…Which means many days in Kinyarwanda literally or in other words, it’s been a while. First of all, I’d like to apologize for my absence from this blog and my silence.
I recently finished what in the US would have been my summer break from school. The break went by very quickly and I was much busier than I thought I would be. It was very enjoyable.
Although I had a break from school, I had different responsibilities for Peace Corps. I spent one week and a half at PST (Pre-Service Training) for the new Education group that arrived to Rwanda in September. I mainly observed the trainees in model school helped provide feedback on their teaching. It was a good opportunity to be involved in the training and I was happy to be there.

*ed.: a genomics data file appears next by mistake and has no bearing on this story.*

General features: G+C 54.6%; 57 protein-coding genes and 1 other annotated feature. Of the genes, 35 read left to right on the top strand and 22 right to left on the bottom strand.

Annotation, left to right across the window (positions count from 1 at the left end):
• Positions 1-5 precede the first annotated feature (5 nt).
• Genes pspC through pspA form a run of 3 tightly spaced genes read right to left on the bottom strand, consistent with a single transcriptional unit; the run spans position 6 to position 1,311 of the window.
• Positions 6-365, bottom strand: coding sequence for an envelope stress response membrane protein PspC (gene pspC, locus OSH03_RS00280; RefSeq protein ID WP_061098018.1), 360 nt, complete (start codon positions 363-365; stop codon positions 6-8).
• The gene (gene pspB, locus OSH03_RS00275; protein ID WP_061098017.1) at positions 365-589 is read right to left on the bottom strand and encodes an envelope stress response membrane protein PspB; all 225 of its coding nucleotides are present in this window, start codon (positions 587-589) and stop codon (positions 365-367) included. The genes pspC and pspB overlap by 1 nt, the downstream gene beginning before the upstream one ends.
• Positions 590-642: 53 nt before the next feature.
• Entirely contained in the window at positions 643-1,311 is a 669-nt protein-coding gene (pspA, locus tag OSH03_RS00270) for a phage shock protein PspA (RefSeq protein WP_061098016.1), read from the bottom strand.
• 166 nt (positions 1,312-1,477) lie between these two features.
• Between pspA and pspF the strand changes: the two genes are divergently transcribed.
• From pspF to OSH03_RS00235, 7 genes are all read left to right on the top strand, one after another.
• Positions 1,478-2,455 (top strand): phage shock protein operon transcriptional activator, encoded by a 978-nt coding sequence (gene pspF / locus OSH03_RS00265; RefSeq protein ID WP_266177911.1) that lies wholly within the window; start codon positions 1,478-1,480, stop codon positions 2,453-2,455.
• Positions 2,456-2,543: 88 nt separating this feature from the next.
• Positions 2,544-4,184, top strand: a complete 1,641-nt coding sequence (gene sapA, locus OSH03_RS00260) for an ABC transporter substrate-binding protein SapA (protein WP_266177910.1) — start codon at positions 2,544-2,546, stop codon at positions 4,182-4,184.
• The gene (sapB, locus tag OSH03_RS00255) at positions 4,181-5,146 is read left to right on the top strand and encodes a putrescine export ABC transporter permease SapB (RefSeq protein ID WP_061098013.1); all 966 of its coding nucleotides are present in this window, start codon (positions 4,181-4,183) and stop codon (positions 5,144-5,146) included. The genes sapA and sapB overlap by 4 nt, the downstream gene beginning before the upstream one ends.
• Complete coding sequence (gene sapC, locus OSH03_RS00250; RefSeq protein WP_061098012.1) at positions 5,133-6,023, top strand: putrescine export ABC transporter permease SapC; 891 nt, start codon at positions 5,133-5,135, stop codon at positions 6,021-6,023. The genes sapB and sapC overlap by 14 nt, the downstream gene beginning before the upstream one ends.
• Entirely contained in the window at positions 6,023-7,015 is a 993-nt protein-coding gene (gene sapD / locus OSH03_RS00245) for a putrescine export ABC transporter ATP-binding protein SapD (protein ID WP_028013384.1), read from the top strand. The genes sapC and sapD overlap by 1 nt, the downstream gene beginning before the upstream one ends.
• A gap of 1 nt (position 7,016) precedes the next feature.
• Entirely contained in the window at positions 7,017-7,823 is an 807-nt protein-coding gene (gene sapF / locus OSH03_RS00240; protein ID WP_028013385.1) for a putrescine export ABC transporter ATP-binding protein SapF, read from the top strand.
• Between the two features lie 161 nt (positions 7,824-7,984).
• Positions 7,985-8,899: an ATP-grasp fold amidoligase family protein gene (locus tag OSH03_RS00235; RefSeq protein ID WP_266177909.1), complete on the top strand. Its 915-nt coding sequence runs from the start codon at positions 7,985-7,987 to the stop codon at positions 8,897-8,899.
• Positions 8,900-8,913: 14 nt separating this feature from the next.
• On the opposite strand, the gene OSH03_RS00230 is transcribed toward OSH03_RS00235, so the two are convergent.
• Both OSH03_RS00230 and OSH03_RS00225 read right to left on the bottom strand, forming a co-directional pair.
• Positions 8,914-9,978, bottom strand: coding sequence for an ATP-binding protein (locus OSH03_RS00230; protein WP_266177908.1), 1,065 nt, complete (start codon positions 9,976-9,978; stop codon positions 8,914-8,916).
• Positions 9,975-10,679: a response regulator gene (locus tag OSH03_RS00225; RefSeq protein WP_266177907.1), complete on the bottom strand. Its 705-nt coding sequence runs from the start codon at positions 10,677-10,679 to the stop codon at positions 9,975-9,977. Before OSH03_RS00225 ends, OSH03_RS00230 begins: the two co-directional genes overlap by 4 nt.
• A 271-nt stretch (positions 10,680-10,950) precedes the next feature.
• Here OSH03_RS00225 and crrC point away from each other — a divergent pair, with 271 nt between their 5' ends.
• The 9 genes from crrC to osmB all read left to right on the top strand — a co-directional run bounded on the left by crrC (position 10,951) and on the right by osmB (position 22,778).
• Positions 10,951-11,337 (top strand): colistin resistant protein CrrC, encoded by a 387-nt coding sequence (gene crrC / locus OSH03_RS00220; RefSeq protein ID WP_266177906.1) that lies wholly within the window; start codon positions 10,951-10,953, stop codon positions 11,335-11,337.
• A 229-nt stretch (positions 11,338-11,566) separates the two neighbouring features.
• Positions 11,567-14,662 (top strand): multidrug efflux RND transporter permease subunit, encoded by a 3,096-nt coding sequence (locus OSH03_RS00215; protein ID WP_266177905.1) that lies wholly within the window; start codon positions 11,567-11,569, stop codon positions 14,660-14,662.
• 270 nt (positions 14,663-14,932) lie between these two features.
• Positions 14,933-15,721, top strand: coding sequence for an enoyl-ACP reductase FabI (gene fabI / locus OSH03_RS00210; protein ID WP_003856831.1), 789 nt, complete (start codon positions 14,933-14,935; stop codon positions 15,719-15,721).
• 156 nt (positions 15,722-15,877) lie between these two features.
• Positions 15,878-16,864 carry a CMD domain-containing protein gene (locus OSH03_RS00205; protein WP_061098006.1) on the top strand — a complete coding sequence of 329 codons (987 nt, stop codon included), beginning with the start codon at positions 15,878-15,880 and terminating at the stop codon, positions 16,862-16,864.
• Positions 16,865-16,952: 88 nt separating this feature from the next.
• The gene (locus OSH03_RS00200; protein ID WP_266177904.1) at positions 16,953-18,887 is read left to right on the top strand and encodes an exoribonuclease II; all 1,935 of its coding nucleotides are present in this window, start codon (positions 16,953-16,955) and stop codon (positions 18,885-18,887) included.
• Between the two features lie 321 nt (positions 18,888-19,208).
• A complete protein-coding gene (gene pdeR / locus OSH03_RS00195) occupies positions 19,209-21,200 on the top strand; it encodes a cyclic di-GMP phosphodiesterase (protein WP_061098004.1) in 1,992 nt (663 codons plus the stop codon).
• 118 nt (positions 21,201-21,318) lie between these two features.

Another week, I was a facilitator in Camp GLOW- Girls Leading Our World. I would say that up until now this has been the highlight of my service. After an application and interview process, we selected 48 students from various schools in the surrounding area. The main purpose of the camp was to teach girls from ages 14-18 about HIV/AIDS, SGBV- sexual and gender based violence, STIs- sexually transmitted infections, and leadership. To do this we had various classes about goal setting, self esteem, condom use, saying no to sex, to name a few. In addition to serious topics, we also took time to share and exchange cultures. We tried to re-create an American camp by doing things like a talent show, dance, bonfire, eating s’mores and afternoon activities like zumba, yoga, salsa (taught by me), crafts, pilates, etc. It was encouraging to see my shy students take more risks and participate more than I had expected. Female students in Rwanda rarely participate in the classroom, so it was great to have a female only camp and hear more of what they have to say. I was really impressed with the campers and Rwandans who helped us to facilitate and touched when the girls cried on the last day as we were concluding camp.